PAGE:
Climate Tech is being built where you least expect it

Christian Hernandez
3 min readMar 6, 2024


The places where some of the most impactful climate technologies are being built, and the location of the customers buying and deploying them are not what you would expect.

Take AtmosZero which we recently invested into. It’s based in Fort Collins, CO, a town of 170,000 an hour’s drive North of Denver. The location is linked to co-founder Todd’s parallel role as a Professor at Colorado State University and in whose lab the underlying technology got founded. The first customer for AtmosZero’s drop-in industrial heating solution is a local brewery of Fat Tire beer fame.

If you happen to browse CarbonCure’s (HQ location: Hallifax, Nova Scotia) website to find a cement producer client you might wonder at the heavy concentration of sites in Georgia injecting CO2 intro concrete:

Many of these sites are owned by Thomas Concrete who has been a CarbonCure customer since 2018 (!). CarbonCure sells it’s solution on an ROI basis: “use us and your costs will be lower…. oh and by the way you also produce greener concrete.” CarbonCure now has customers all across the globe including Central America and Africa.

Then there is Aeroseal, one of the most impactful companies in the 2150 portfolio, headquatered in Miamitown, OH (pop: 1,391… yes one thousand three hundred and ninety one). The technology, acquired by Carrier and then spun out, has been deployed globally to increase energy efficiency of buildings by ±40%.

The list continues (and this is just from our small portfolio): BlueFrontier manufactures it’s hyper-efficient cooling systems in Boca Raton, FL. BioMason conjures its mix of bacteria and gravel to make bricks and pavers in Durham, NC. Nodes & Links tunes it’s AI models out of its engineering hub in Cyprus. Vammo modifies electric scooters to have swappable batteries in Sao Paolo, Brazil. Luxwall cooks up its energy-efficient windows in Ypsilante, MI.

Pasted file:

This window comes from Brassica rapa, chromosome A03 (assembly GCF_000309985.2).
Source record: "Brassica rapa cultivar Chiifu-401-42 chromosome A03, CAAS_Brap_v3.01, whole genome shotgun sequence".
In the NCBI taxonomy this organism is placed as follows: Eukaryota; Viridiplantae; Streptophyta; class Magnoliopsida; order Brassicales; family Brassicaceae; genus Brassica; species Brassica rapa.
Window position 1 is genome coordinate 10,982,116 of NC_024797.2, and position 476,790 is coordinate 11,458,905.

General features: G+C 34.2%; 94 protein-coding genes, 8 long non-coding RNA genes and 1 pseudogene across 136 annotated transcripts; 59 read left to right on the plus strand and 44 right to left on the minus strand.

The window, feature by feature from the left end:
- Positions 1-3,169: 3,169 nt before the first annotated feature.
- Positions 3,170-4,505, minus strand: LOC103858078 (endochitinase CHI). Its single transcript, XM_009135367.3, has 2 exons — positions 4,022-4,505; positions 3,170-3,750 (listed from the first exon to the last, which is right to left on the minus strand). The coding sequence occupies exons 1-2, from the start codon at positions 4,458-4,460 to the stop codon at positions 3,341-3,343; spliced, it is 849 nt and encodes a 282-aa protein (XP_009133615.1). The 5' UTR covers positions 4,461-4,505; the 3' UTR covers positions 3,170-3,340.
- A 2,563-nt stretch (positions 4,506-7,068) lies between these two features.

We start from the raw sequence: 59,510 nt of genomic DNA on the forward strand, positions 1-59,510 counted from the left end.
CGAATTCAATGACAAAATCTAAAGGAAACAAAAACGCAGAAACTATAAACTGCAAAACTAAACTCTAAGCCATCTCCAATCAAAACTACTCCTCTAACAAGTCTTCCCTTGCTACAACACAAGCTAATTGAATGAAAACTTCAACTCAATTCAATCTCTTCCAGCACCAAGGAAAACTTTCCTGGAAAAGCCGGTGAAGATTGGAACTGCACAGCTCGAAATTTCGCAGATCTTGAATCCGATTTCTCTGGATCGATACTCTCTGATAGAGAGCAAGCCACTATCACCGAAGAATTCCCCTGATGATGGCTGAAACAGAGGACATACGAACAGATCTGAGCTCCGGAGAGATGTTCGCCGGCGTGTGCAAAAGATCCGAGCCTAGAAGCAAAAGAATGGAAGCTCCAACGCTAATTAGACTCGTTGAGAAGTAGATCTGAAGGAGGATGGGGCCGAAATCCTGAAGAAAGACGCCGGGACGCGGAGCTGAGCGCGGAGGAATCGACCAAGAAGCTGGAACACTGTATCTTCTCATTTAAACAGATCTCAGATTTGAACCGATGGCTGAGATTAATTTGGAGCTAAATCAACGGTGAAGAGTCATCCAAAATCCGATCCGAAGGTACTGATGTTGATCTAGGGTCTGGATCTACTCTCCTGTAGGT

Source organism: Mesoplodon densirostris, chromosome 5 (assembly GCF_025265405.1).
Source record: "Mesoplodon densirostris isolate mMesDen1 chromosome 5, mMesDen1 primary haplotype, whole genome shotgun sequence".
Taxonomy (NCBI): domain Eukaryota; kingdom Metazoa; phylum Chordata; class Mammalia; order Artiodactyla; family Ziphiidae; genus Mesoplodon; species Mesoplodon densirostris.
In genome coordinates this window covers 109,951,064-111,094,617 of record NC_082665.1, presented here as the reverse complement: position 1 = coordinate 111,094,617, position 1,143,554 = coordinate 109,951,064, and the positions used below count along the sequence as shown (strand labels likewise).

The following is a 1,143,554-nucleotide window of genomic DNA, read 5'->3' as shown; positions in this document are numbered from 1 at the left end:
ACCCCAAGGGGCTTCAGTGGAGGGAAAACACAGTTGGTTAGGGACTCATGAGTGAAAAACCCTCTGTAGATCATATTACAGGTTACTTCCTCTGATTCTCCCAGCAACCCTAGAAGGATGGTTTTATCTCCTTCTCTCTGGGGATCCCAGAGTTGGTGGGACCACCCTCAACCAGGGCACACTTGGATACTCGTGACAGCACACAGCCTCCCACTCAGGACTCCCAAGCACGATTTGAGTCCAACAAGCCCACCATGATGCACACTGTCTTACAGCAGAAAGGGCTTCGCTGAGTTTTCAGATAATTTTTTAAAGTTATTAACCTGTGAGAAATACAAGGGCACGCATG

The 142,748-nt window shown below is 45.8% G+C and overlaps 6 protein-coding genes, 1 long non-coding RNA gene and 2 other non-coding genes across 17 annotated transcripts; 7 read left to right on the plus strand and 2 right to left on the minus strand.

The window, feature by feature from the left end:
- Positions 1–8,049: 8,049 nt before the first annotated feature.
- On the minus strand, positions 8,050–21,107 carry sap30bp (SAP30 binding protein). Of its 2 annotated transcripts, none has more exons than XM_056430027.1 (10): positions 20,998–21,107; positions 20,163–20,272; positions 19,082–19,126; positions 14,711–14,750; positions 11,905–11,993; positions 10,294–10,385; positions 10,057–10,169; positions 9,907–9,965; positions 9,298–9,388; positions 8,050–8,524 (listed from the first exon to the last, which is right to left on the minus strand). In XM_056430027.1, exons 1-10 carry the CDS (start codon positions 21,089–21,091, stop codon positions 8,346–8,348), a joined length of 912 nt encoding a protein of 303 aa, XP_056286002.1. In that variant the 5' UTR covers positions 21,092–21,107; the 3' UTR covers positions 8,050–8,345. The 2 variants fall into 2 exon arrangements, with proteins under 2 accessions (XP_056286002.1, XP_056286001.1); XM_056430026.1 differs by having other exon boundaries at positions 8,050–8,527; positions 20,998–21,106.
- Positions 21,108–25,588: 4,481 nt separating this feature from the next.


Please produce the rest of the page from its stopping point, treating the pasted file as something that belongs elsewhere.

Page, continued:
And yes, we have portfolio companies in San Francisco, Stockholm, New York, Boston and London, more traditional tech hubs. But the point I was trying to make is that Climate Tech is broadly geographically dispersed in where “stuff” is being made and its customers (the beer makers, construction companies, fast food chains, departments of transportation, mining companies, mall operators, homeowners in remote German villages) are dispersed just as broadly. These companies hire thousands of workers today and have already impacted millions of people.

We need to build, scale, deploy thousands of solutions, all at once, all at scale… and it’s surprising to discover where some of these early solutions are being built and deployed.




Christian Hernandez

Partner at @2150-vc backing technologies that make our world more resilient and sustainable. Salvadoran-born Londoner. YGL of the @wef Father ^3